Whether it’s on Twitter or Facebook or Instagram, our young people are raising their voices and speaking truth to power. They are asking for equity, for greater representation, for justice, for safety. While those voices are important on social media, it is as important for our young writers to be contributing to the conversation that is happening all across the country on the American stage. The theatre is our seeing place, where we go to see ourselves reflected back, to contemplate, to change, and deepen. While seeing the great classics of our form is important, it’s vital to remember that those works wouldn’t be known to us if those writers hadn’t been supported by teachers, audiences, and resources. This year, we offer a program of new works that offer you fresh perspectives on what it means to be an American.
Aaron Ricciardi, our 2nd year MFA Playwright, has been working on his brand new play Nice Nails since he arrived in Bloomington in the Summer of 2016. Aaron has worked and reworked this script, a workplace comedy about a nail salon owned by a Korean-American family, intensively. As playwrights, we are all in the business of writing people who come from very different experiences than we do. The challenge of creating fully-formed characters that are funny and full and true is our work. So we take our risks. We succeed. We fail. We offend. We rewrite. We grow. While new work seeks to deepen its audience, it especially deepens our storytellers. For Aaron, Nice Nails has opened his eyes to a world he didn’t know much about and through it, he has found a way to ask his audience whether the best of intentions have a cost to those struggling most.
On April 7, we will be treated to reading of a new play, Well-Tempered Clavier, by our first year MFA Playwright Kaela Mei-Shing Garvin. In her play, we come to know a Chinese-American family as they move through milestone weddings and one funeral, expanding and contracting, loving, fighting, falling apart, and coming back together again. At the heart of her play, Elaine, the family’s powerful matriarch, maintains the traditions she grew up with while raising a very American family that is growing by the scene. It’s a bold, funny and moving play that is so reflective of the spirit that Kaela has brought to this community. As a dramatist, Kaela is deeply interested in focusing our attention on stories not often told. Her characters are not onstage in service of a white or male narrative but to establish and explore their own narratives as they intersect with a mercifully intercultural world.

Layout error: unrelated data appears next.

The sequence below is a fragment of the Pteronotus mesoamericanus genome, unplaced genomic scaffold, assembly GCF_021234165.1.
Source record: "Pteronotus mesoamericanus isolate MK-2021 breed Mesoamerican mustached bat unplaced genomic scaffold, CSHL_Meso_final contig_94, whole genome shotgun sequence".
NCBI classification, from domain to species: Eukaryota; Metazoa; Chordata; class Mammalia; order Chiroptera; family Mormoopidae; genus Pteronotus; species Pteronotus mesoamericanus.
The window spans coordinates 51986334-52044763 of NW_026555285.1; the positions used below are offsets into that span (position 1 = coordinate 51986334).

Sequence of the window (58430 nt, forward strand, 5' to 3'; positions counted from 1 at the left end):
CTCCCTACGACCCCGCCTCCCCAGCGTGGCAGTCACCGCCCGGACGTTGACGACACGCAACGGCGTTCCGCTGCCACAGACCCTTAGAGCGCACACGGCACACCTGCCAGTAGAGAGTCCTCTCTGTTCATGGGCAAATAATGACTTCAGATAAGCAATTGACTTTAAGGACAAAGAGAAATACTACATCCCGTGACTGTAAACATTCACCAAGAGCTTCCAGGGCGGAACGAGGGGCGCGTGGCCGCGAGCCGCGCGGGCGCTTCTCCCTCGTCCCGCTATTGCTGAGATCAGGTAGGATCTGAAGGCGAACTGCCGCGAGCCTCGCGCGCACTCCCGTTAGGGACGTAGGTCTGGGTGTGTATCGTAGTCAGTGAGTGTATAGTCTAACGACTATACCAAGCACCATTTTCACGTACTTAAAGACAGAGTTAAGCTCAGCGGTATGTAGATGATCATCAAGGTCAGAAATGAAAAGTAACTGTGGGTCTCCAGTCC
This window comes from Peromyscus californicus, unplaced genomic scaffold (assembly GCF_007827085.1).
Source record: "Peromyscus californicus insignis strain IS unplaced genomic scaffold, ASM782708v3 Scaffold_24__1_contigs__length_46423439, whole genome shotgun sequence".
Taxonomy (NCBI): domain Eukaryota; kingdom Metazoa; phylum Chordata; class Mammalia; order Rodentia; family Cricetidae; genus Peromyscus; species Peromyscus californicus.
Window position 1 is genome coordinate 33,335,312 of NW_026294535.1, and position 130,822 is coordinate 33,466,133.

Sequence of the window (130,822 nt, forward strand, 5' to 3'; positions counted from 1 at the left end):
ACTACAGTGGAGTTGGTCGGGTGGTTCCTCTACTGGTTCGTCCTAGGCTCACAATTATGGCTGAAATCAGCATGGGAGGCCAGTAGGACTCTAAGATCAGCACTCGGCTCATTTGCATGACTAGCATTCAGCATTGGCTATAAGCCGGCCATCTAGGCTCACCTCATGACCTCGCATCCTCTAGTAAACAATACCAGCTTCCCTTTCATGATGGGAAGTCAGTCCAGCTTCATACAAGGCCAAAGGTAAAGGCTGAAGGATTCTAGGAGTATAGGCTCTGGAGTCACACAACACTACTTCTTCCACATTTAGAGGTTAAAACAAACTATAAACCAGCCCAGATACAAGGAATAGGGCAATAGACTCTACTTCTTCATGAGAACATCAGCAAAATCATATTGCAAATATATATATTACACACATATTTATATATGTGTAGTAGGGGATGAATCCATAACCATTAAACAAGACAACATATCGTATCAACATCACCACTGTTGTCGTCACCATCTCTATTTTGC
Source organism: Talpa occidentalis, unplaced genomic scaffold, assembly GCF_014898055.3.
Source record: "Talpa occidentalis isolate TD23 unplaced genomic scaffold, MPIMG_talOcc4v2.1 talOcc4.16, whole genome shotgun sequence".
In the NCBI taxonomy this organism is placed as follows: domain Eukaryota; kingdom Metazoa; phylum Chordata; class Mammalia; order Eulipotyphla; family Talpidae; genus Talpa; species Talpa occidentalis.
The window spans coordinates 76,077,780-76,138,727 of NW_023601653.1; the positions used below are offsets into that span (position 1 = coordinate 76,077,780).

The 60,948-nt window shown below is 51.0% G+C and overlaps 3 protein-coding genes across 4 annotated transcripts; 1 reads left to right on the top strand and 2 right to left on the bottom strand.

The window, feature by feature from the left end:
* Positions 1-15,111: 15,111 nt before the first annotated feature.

Our undergraduate writers will also be represented for the second time in our At First Sight Festival. All year long, Aaron, Kaela and I work with our talented undergraduates to give them a space to express their hearts and minds. I’m certain you’ll be as dazzled and delighted by their work as much as I am.
My heart is full of admiration and pride for IU’s writers. I thank you for your continued support of our efforts. And hey, who knows? You may well be the first to witness the classics of tomorrow.
“At First Sight”, IU’s annual festival of new plays, culminates April 7th with full day of new works written and directed by IU graduate students and undergraduates. A schedule will be posted on our website as soon as the information is available. If you would like the schedule sent to you, please contact us and let us know! theatre.indiana.edu